Astrid Ljungström, known under the pseudonym Attis, was one of the first notable Swedish female reporters, in particular known as a war and foreign correspondent. Her journalism reflected great respect for facts and precision and she had a confident and personal writing style.
Astrid Ljungström was born in 1905 and grew up on her maternal grandparents’ farm in the agricultural environment of Bohuslän before attending a girl’s school in Gothenburg. In 1925 she married Einar Ljungström, a naval captain in the navy reserve and a private in the air force, and they moved to Stockholm. He died only two years later in an air crash. After her husband’s death Astrid Ljungström moved to Paris to study art, but she gave up her studies in order to work for the Swedish-American news office in Stockholm from 1928 to 1931. In 1931 she travelled to Europe again, this time to continue her art studies in Jena, Munich and Vienna. As a result of the growing political unrest in Europe she returned to Sweden in 1935 and, thanks to her experience at the news office and her years abroad, she got a job with Nya Dagligt Allehanda where she stayed until 1938, when she began to work for Svenska Dagbladet.
In Nya Dagligt Allehanda Astrid Ljungström had already, in addition to her general reporting under the synonym Attis, written a lot of causerie-style articles and columns on women’s issues and the plight of women in Germany, which she herself had experienced. It is noteworthy that she began to use the word “Nazism” from the year 1936 onwards, instead of the then prevalent term “National Socialism”.
Astrid Ljungström was first employed by Svenska Dagbladet in the “Home and Household” section. The newspaper employed ten female journalists at the time, who were all specialised in different areas. This resulted in the paper sometimes being pejoratively called “Svenska Dambladet” (the Swedish Ladies’ paper). Here too Astrid Ljungström used the daily space allotted to the female readership for writing articles on women’s roles in the home and in wider society: professional women, women in foreign countries, the significance of women in the political sphere and, particularly, their role in preparation for the impending war. She also wrote a series of 20 articles which included a course on how to use a gasmask.
Astrid Ljungström had had regular contact with Finland since her childhood, and as the Russian bombs began to fall on Helsinki in the autumn of 1939 she asked to be sent there as the official newspaper representative. In December that year she reached the Finnish front and thus began a long career as a foreign and political correspondent. Astrid Ljungström covered the Winter War and the Continuation War of 1941-1944 in Finland, and was later awarded the Finnish Order of the Lion for her reporting on the Finnish struggle against Russian domination.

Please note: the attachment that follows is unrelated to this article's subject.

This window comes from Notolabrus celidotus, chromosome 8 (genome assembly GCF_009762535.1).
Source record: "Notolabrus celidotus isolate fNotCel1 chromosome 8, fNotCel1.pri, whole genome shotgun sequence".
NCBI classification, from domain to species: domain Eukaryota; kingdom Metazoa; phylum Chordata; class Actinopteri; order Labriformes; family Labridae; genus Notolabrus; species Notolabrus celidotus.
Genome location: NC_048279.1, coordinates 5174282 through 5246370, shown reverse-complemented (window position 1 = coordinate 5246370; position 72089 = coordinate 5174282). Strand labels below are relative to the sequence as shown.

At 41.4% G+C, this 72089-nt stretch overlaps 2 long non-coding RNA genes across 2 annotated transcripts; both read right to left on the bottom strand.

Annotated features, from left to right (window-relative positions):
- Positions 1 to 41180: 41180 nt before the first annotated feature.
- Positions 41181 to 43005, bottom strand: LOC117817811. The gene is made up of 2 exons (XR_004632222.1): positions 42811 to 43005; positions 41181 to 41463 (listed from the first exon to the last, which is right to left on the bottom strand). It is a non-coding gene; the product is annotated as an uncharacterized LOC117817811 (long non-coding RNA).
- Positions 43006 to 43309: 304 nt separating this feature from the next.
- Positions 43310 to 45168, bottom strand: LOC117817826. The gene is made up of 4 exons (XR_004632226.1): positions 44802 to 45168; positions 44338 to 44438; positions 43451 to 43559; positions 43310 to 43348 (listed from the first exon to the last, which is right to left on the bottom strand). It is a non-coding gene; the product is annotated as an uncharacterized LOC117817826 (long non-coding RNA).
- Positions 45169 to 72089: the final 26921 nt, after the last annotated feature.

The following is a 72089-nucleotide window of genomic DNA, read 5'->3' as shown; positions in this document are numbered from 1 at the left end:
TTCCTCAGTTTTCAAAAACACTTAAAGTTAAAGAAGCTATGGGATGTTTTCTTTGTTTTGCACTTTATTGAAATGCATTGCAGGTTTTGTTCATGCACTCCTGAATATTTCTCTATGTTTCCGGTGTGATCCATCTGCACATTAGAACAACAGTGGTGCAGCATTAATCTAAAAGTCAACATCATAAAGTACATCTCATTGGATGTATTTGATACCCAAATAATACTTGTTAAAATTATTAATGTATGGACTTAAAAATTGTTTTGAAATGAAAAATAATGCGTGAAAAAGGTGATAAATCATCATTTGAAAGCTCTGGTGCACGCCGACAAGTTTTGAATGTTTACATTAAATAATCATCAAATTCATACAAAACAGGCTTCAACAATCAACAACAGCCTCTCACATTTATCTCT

During the war years Astrid Ljungström also travelled to Munich and Berlin in order to report on the Nazi environments there, now supplying political analysis on Svenska Dagbladet’s commentary page entitled “Under strecket”. The trial of Vidkun Quisling in Oslo in 1945 gave rise to a series of long, daily articles on the front page, and in the post-war years she travelled through the occupied countries in order to report on reconstruction and denazification. After the Korean War she undertook a long investigative journey to the Far East, which resulted in a book entitled Korea, ofredens land, 1956, in collaboration with the photographer Anna Riwkin-Brick.
It was a world scoop when Astrid Ljungström and her colleague Kurt Andersson from Swedish Radio were the only journalists on the spot in Budapest during the Hungarian Uprising in 1956 as Russian tankers rolled in to seize the city. Their reports were used and quoted by the global press.
As a woman and a reporter it also fell to Astrid Ljungström to cover all royal events across Europe, such as royal weddings, funerals and state visits. On those occasions she often worked side by side the sometimes rival colleagues Barbro Alving of Dagens Nyheter and Maud Adlercreutz of Aftonbladet, and sometimes they even had to share both accommodation and a typewriter.
Paradoxically Astrid Ljungström was known for her stylish and elegant appearance, and she travelled with many suitcases regardless of her destination. A picture of her included in a historical overview of Svenska Dagbladet reveals a noticeable likeness between her and the great movie star of the ear, Greta Garbo. Astrid Ljungström was certainly just as shy as Garbo and as protective of her private life.
Astrid Ljungström spent her last years at Svenska Dagbladet focusing on her youth’s specialisations, namely art and antiquities. After her retirement in 1970 she wrote for the paper Antik & Auktion until her death, and she also published several books on the same theme.
Astrid Ljungström died in 1987.